Draft day: the good, the bad and the huh?

Since moving to Baltimore from Cleveland for the 1996 season, the Ravens have been one of the NFL's best performers in the annual draft. They have had their share of great picks, but some busts as well.

The Ravens have participated in 13 drafts and have selected a total of 15 players in the first round. Of those, eight are currently on the roster. Those 15 players have earned 39 Pro Bowl invitations. At the beginning of last season, 60.8 percent of players the Ravens drafted were on NFL rosters, the second-highest rate in the league. The percentage of players on the team's roster who were Ravens draft picks is the third highest.


Today, I look at some of the best, worst, strangest and funniest picks by the Ravens.

Top pick: There is always the debate about who is better, Ray Lewis or Jonathan Ogden. From a purely technical standpoint, left tackle Ogden is the best player in Ravens history. There have been few offensive linemen who could dominate a game like Ogden, who finished with 11 Pro Bowl appearances. He made great pass rushers look ordinary. He was the Ravens' first pick ever in 1996, and he'll be the first player drafted by them inducted into the Hall of Fame.


Biggest impact player: Inside linebacker Ray Lewis was taken in the same draft as Ogden, but 22 slots later. He is already mentioned in the same breath with Dick Butkus and Willie Lanier, but no other inside linebacker has covered more ground sideline-to-sideline. He became the face of this franchise and did more than any other player in 2000 to bring a Super Bowl win to Baltimore. He deserves a statue outside of M&T; Bank Stadium along with John Unitas.

Biggest bust: Former Florida wide receiver Travis Taylor gets a lot of votes because he was the No. 10 selection in the 2000 draft, but the winner is California's Kyle Boller, taken in the first round in 2004. Not only did the Ravens take Boller with the No. 19 overall pick, but they also traded away a pick to the New England Patriots to take him. In exchange, Boller gave the Ravens a lot of Keystone Kops moments on the field. We never did see him throw that 40- or 50-yard pass through the goal posts from his knees.

Most unusual pick: One of the funniest moments was watching Ravens running backs coach Matt Simon come to tears laughing after the Ravens took punter Dave Zastudil in the fourth round in 2002. It was almost as comical watching director of scouting Phil Savage try to explain how Zastudil could be a weapon with the reverse spiral on his punts because he was left-footed. He wasn't kidding, folks.

Biggest steals: The Ravens selected a small wide receiver out of Maryland named Jermaine Lewis in the fifth round in 1996, and he became the top returner in Ravens history and a deep threat out of the slot with fellow receivers Michael Jackson and Derrick Alexander. The Ravens also drafted an unknown defensive end named Adalius Thomas in the sixth round of the 2000 draft from Southern Mississippi. He later earned Pro Bowl honors.

The Tin Man Award: This goes to the player without a heart and no toughness. The winner is cornerback DeRon Jenkins, a second-round pick in 1996 out of Tennessee. Jenkins was oh, so soft, and apparently general manager Ozzie Newsome had an eye exam after this pick. Jenkins was so bad in pass defense that he earned the nickname DeRon "Third and Long" Jenkins.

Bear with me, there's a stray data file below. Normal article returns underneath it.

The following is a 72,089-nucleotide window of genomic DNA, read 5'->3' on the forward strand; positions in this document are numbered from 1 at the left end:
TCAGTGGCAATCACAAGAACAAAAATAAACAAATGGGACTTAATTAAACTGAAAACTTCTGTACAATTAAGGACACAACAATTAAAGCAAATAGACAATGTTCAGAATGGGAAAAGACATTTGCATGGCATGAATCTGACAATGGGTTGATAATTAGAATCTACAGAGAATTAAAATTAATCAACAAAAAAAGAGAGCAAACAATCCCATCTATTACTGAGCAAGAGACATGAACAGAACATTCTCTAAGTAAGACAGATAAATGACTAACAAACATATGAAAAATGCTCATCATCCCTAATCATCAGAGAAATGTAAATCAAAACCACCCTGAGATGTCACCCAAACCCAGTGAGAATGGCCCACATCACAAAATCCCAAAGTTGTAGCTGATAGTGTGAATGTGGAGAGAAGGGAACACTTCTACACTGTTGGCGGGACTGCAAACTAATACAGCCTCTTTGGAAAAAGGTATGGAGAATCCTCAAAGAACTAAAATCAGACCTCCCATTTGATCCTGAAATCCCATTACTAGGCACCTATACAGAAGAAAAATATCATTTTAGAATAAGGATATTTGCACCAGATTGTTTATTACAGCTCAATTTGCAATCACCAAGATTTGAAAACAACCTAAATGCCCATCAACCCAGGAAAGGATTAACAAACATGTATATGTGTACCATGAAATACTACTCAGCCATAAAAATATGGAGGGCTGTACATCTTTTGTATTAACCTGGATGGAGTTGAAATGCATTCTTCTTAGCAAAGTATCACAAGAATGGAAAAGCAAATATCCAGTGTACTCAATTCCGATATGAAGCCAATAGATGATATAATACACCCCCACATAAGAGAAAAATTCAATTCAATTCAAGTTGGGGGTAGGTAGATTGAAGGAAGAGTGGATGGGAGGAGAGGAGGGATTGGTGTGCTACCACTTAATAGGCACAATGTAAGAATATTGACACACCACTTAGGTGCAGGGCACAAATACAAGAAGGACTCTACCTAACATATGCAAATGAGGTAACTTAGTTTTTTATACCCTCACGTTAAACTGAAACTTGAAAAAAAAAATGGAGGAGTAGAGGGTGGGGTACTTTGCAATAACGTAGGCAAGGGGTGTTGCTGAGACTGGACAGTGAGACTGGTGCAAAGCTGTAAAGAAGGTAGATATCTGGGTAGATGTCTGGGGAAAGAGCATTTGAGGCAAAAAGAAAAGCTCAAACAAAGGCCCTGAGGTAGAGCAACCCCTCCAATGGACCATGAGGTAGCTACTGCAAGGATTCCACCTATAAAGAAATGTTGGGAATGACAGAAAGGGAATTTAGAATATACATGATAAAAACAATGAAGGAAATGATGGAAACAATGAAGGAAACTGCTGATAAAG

Second-round miseries: Besides Mr. Third and Long, the Ravens have struck out on notable second-round picks such as tight end Harold Bishop in 1996 and wide receiver Patrick Johnson in 1998. Outside linebacker Dan Cody was a bust from 2005, and offensive tackle Adam Terry, another second-round pick in 2005, could become one as well.

Worst drafts: The 1998 draft had players such as cornerback Duane Starks, Johnson, defensive tackle Martin Chase, linebacker Ron Rogers, safety Ryan Sutter and offensive tackle Sammy Williams. The 2004 class featured players such as Boller, defensive tackle Dwan Edwards, wide receivers Devard Darling and Clarence Moore, guard Brian Rimpf and quarterback Josh Harris. My vote goes to 1998 as the worst in team history.

Biggest oddball: Alabama safety Ralph Staten was a seventh-round compensatory pick in 1997. The dude was a nut. Apparently, he couldn't tell time, because he was always late for meetings, and his temper was out of control. Newsome was doing his Alabama alumni buddies a favor by selecting Staten.


Biggest gambles: Running back Jamal Lewis was the Ravens' top pick in 2000. A lot of NFL teams backed off Lewis because he had major knee surgery the year before he came out of Tennessee. The jury is still out on quarterback Joe Flacco, taken in the first round by the Ravens last April. But the team appears to have won despite Flacco's having played at Delaware, not one of the major universities rich in quarterback tradition.


When: April 25 (Rounds 1-2, 4 p.m.), April 26 (Rounds 3-7, 10 a.m.)

TV: ESPN, NFL Network

Ravens picks:

1st round: 26


2nd round: 57

3rd round: 88

4th round: 123

5th round: 162

6th round: 198